IB Chemistry: Standard electrode potentials

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19.1 Standard hydrogen electrode

1 Describe the standard hydrogen electrode.

A standard hydrogen electrode is essentially a half-cell used as the standard in simple voltaic cells to measure the potential across all other half-cells.

 

 

 

 

 

 

 

 

 

 

 

 

2 Define the term standard electrode potential (Eo)

The standard electrode potential (Eo) can be defined as the electric potential across a standard hydrogen electrode and a half-cell under standard conditions: 298k, 1 atm, 1 mol dm-3.

3 Calculate cell potentials using standard electrode potentials.

In order to work out the potential across two half-cells in a voltaic cell, you need to know the reaction occurring at each electrode.

You also need your IB chemistry data booklet. On page 12, it lists all the standard electrode potential for each redox reaction you know. It lists the reduction potential for each reaction i.e. the potential of the oxidized species being reduced by hydrogen.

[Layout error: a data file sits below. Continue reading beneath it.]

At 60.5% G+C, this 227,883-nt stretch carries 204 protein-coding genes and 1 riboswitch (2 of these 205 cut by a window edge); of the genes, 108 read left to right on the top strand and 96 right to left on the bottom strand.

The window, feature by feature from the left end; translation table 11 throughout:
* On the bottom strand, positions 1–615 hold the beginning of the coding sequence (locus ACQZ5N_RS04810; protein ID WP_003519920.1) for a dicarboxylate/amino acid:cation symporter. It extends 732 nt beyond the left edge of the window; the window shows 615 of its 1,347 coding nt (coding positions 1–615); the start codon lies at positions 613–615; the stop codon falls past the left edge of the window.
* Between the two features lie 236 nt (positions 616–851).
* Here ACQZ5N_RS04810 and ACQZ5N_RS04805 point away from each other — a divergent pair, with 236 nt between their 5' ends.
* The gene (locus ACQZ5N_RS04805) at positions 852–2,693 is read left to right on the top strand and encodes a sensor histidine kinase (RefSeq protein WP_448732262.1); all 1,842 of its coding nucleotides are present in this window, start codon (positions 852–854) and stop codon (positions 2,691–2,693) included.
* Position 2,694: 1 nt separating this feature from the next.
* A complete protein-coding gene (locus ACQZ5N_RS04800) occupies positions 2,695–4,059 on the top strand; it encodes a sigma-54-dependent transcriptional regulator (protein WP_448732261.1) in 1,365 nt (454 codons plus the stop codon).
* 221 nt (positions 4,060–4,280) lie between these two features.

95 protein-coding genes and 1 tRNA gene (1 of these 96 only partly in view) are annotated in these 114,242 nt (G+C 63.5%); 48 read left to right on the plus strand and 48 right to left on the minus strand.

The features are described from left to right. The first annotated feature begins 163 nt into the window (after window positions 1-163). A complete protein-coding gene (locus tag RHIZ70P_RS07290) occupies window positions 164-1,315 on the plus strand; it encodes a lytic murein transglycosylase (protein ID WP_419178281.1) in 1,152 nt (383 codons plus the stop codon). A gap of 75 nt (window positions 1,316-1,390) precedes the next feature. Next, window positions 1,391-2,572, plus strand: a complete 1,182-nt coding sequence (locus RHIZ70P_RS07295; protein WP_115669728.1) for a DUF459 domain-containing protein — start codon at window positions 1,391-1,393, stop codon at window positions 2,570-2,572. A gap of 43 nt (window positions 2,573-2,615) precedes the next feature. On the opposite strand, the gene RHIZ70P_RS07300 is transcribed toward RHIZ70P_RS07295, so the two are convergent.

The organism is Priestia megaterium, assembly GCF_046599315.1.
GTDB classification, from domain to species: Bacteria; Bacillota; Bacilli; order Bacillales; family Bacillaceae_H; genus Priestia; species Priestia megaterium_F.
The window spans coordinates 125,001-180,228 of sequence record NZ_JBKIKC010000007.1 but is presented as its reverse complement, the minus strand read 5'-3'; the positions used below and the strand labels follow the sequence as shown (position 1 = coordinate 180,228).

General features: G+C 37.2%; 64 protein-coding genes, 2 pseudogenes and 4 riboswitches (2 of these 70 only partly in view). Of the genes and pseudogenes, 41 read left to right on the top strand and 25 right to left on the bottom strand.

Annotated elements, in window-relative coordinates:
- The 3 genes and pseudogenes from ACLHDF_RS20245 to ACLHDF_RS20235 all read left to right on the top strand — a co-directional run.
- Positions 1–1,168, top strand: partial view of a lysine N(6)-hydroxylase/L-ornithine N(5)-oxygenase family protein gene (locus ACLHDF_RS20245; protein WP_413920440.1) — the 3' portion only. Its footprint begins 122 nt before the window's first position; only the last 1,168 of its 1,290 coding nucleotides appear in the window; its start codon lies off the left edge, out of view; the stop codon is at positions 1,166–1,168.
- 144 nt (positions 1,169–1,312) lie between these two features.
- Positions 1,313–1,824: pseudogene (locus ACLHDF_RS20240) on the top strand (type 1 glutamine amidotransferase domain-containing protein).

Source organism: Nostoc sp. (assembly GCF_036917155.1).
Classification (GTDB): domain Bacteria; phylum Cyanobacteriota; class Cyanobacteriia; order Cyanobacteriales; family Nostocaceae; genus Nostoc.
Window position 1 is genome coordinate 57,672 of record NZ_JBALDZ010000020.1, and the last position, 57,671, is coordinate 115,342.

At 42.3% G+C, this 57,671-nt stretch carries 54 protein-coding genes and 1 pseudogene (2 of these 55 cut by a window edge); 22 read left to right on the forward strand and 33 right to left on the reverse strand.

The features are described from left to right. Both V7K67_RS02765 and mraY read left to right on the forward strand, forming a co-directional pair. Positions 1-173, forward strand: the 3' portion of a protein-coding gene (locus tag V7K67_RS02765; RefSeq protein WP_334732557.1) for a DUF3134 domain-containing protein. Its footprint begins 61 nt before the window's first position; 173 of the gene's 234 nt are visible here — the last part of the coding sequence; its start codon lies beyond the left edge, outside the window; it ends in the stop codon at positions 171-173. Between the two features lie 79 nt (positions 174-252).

To work out the cell potential (Ecell) of a cell, you just simply work out the difference in the standard electrode potential of the half-cells.

For example:

A voltaic cell features a copper half-cell and a zinc half-cell (Cu(s)/Cu2+ ll Zn(s)/Zn2+).
Standard electrode potential of each half-cell:

Zn2+ + 2e → Zn = -0.76 V
Cu2+ + 2e → Cu = 0.34 V

The difference between -0.76 and 0.34 is 1.10, therefore Ecell = 1.10 V.

4 Predict whether a reaction will be spontaneous using standard electrode potential values.

A reaction will be spontaneous when it has a positive value for potential i.e. release energy and becomes more stable in the process. The greater the value, the more reactive it is.
Looking at the standard electrode potential for zinc and copper:

Zn2+ + 2e →Zn = -0.76 V
Cu2+ + 2e →Cu = 0.34 V

The SHE value for zinc is negative; it is impossible for zinc to be reduced spontaneously by hydrogen.

However, the SHE value for copper is positive; copper will be reduced spontaneously by hydrogen.

Don’t forget that the values in the data booklet list the reduction potential for each reaction. If you want to determine whether not an oxidation reaction is spontaneous, you need to add a negative sign in front of the value.

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